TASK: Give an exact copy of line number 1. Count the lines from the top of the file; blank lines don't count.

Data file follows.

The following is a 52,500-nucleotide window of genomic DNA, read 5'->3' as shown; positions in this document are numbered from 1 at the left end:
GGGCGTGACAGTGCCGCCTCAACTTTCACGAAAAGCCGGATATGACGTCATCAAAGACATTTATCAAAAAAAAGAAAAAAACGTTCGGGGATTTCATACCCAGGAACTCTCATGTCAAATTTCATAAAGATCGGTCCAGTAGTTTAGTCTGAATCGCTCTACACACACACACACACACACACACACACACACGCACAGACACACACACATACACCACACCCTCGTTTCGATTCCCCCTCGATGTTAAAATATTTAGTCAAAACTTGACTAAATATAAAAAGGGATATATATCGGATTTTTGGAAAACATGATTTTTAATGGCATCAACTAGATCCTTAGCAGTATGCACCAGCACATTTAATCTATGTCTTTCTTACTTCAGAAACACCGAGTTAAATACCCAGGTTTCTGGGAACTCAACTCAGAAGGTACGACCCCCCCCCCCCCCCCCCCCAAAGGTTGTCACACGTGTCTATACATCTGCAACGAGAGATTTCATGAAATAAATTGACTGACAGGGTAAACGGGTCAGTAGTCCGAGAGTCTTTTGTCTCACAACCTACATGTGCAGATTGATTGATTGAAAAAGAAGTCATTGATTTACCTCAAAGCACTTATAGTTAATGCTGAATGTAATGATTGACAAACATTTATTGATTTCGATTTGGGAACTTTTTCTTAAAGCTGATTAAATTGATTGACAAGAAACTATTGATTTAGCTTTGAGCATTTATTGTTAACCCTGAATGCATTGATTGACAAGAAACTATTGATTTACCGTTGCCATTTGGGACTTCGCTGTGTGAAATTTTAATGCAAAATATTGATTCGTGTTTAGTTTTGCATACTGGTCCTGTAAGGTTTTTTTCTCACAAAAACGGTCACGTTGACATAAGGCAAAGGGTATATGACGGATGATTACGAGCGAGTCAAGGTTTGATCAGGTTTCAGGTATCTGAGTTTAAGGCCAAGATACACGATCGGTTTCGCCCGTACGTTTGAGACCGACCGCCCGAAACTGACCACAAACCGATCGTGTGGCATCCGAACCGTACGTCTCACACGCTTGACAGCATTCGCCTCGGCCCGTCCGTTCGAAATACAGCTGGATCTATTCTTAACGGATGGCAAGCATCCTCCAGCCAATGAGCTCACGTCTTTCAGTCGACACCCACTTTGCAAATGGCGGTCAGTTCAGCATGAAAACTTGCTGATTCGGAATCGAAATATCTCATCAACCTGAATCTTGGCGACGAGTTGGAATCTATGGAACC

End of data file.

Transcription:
The following is a 52,500-nucleotide window of genomic DNA, read 5'->3' as shown; positions in this document are numbered from 1 at the left end: